Klingspor Managing Director – Asia Pacific Paul Hoye said consumers are leaning more towards quality products because it saves time and money in the long run.

“The problem is if you are ‘Joe Smith Fabrication’ and a sales person comes in and sells you a cheaper product stating how much more cost effective their product is, it can be very tempting to buy them. But when a fabricator opts for a higher end product, they need to remember that they are paying for the research and development, the testing processes and also the Product Liability Insurance. You are not just paying for the disc.”

“These products fly along at a rate that is faster than a formula one racing car when they are being used. If they fail bits fly off them and people get injured. So, it really is in everybody’s interest to use high quality products. If we don’t manufacturers will design out the abrasive part of the process and then we are all out of business,” he said.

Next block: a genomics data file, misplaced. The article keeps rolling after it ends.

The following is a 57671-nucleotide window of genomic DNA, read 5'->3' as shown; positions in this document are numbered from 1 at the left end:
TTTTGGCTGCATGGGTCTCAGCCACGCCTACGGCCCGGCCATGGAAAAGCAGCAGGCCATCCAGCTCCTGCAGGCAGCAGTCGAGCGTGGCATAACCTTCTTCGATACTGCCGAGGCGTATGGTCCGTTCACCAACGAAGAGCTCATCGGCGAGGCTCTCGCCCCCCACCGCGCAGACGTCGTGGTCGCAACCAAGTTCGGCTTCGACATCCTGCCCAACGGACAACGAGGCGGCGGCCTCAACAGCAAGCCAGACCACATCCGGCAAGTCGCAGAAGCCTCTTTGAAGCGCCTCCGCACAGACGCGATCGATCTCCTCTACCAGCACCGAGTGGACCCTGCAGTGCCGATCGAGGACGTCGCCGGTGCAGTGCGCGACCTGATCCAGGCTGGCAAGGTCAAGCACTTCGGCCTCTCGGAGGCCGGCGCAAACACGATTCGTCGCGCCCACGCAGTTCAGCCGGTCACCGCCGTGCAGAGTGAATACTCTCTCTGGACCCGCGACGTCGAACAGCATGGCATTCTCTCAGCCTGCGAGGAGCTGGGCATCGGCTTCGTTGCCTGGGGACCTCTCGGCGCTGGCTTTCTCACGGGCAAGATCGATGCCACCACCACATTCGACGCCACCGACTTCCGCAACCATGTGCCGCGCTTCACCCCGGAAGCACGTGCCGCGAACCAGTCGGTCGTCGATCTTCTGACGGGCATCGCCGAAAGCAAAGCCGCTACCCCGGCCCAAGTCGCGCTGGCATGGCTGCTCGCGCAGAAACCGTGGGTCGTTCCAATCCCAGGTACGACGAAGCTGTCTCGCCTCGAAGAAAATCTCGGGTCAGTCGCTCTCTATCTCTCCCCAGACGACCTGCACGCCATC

The importance of product quality is a concept Klingspor constantly preaches to users, particularly when people come in for training at the Sydney facility.

“Every six weeks or so, Klingspor invites its customers for training at its Sydney facility, with everyone from retailers to distributors invited. Our visitors spend the day testing the products, learning about us as a company and seeing how abrasive belts are made and products are tested. It does not matter how long they have been in the game, they certainly learn a lot from these training days and how products are made.”

“It is an investment in people’s staff. If you are a business owner and the person working behind the counter or the sales rep on the road knows more about the product, you will sell more. There are business owners who are prepared to invest in their staff like that and it is a good thing. People leave the training knowing a lot more about abrasives and particularly about our company,” he said.

Klingspor continues to grow and expand into new ranges.

When reflecting on the last 12 months, Mr Hoye said that 2020 was Klingspor’s best year yet, and thankfully this upward trend has continued into this year.